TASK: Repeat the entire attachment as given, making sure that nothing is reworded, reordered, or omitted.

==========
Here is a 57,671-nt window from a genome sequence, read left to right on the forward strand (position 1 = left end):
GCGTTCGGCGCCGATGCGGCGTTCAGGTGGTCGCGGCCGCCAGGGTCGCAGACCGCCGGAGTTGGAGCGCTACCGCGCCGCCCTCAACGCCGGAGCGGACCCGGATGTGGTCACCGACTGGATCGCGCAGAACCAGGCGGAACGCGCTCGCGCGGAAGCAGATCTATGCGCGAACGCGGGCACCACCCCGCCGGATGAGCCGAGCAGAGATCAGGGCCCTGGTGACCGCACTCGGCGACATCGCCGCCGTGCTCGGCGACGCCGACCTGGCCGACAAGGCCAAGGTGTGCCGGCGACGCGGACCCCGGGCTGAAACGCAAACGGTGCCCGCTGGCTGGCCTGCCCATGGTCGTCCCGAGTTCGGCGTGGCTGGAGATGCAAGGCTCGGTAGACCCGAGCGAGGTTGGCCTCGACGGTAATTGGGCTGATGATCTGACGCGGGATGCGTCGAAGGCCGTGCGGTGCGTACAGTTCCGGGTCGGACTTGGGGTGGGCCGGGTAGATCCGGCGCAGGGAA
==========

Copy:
Here is a 57,671-nt window from a genome sequence, read left to right on the forward strand (position 1 = left end):
GCGTTCGGCGCCGATGCGGCGTTCAGGTGGTCGCGGCCGCCAGGGTCGCAGACCGCCGGAGTTGGAGCGCTACCGCGCCGCCCTCAACGCCGGAGCGGACCCGGATGTGGTCACCGACTGGATCGCGCAGAACCAGGCGGAACGCGCTCGCGCGGAAGCAGATCTATGCGCGAACGCGGGCACCACCCCGCCGGATGAGCCGAGCAGAGATCAGGGCCCTGGTGACCGCACTCGGCGACATCGCCGCCGTGCTCGGCGACGCCGACCTGGCCGACAAGGCCAAGGTGTGCCGGCGACGCGGACCCCGGGCTGAAACGCAAACGGTGCCCGCTGGCTGGCCTGCCCATGGTCGTCCCGAGTTCGGCGTGGCTGGAGATGCAAGGCTCGGTAGACCCGAGCGAGGTTGGCCTCGACGGTAATTGGGCTGATGATCTGACGCGGGATGCGTCGAAGGCCGTGCGGTGCGTACAGTTCCGGGTCGGACTTGGGGTGGGCCGGGTAGATCCGGCGCAGGGAA